Wikia

Psychology Wiki

Spurious relationship

Talk0
34,141pages on
this wiki
Revision as of 21:44, December 8, 2006 by Dr Joe Kiff (Talk | contribs)

(diff) ← Older revision | Latest revision (diff) | Newer revision → (diff)

Assessment | Biopsychology | Comparative | Cognitive | Developmental | Language | Individual differences | Personality | Philosophy | Social |
Methods | Statistics | Clinical | Educational | Industrial | Professional items | World psychology |

Statistics: Scientific method · Research methods · Experimental design · Undergraduate statistics courses · Statistical tests · Game theory · Decision theory


In statistics, a spurious relationship (or, sometimes, spurious correlation) is a mathematical relationship in which two occurrences have no logical connection, yet it may be inferred that they do, due to a certain third, unseen factor (referred to as a "confounding factor" or "lurking variable"). The spurious relationship gives an impression of a worthy link between two groups that is invalid when objectively examined.

General exampleEdit

An example of a spurious relationship can be illuminated examining a city's ice cream sales. These sales are highest when the city's rate of drownings is highest. To allege that ice cream sales cause drowning would be to imply a spurious relationship between the two. In reality, a heat wave may have caused both. The heat wave is an example of a hidden or unseen variable.

StatisticsEdit

The term is commonly used in statistics and in particular in experimental research techniques. Experimental research attempts to understand and predict causal relationships (X → Y). A non-causal correlation can be spuriously created by an antecedent which causes both (W → X & Y). Intervening variables (X → W → Y), if undetected, may make indirect causation look direct. Because of this, experimentally identified correlations do not represent causal relationships unless spurious relationships can be ruled out.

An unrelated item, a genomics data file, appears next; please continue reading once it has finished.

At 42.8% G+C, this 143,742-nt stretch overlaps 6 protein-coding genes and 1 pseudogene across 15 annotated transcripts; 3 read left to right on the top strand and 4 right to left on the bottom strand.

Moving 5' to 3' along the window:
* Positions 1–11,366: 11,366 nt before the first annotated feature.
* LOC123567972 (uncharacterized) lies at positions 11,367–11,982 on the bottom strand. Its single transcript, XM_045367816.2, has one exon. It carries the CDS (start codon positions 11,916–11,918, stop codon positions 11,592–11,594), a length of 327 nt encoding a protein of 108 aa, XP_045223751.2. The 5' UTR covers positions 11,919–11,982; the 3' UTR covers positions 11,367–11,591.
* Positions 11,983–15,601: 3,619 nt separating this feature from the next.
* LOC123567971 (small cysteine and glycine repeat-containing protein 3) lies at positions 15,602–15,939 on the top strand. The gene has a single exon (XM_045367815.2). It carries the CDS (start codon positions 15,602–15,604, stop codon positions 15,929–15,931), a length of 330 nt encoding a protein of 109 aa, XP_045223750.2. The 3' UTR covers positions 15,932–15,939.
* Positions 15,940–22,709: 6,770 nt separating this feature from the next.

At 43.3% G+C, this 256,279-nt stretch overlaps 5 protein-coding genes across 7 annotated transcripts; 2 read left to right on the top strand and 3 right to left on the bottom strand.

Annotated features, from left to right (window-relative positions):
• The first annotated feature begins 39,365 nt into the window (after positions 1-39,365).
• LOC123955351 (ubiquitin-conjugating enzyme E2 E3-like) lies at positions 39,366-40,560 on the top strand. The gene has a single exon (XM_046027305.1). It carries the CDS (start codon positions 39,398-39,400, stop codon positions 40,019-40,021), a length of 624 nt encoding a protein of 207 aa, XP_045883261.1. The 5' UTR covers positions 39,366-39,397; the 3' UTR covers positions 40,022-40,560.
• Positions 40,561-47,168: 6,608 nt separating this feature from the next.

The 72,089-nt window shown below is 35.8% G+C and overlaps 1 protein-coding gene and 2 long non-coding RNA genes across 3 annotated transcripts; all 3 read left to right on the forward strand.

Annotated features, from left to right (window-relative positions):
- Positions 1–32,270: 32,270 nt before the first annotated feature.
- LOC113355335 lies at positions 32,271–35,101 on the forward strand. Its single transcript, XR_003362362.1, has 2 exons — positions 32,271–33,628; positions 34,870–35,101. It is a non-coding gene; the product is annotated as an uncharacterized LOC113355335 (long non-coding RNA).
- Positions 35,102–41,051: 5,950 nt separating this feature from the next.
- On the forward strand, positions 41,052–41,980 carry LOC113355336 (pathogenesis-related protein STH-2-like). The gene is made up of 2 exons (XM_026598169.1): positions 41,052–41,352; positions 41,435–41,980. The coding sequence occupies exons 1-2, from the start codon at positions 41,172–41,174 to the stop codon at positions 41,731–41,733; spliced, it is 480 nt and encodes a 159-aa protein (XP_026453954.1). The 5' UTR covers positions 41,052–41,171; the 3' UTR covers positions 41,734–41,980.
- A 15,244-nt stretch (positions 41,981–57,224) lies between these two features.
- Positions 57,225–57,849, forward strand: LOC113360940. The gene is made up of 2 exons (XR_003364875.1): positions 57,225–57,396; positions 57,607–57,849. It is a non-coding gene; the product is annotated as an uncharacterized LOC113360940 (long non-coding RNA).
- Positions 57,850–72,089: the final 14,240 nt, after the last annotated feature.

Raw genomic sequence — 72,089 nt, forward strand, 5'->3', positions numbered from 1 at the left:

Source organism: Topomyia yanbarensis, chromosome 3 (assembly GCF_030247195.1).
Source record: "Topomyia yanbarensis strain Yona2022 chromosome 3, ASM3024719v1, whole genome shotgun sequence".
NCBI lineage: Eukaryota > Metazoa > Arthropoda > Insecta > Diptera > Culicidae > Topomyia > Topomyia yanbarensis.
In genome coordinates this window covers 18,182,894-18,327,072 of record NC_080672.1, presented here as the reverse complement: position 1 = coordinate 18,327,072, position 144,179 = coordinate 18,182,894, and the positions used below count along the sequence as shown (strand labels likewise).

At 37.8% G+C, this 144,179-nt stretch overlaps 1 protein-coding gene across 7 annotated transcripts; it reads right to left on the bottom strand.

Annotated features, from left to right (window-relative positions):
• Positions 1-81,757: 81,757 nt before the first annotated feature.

In practice, three conditions must be met in order to conclude that X causes Y, directly or indirectly:

  • X must precede Y
  • Y must not occur when X does not occur
  • Y must occur whenever X occurs

Spurious relationships can often be identified by considering whether any of these three conditions have been violated.

The final condition may be relaxed in the case of indirect causation. For example, consider a pistol duel. Two men face off and fire at each other. If one man dies as a result of the other man's shot, we can rightly conclude that the other man caused his death. However, if a doctor saves the wounded man's life (thus violating the third premise), this does not undermine causation, only direct causation. The biological damage (W) sustained from the shot (X) causes death (Y), not the shot itself, allowing medical intervention.

See a more detailed discussion at causation.

See also Edit

External links and referencesEdit

nn:Spuriøs samanheng

This page uses Creative Commons Licensed content from Wikipedia (view authors).

Around Wikia's network

Random Wiki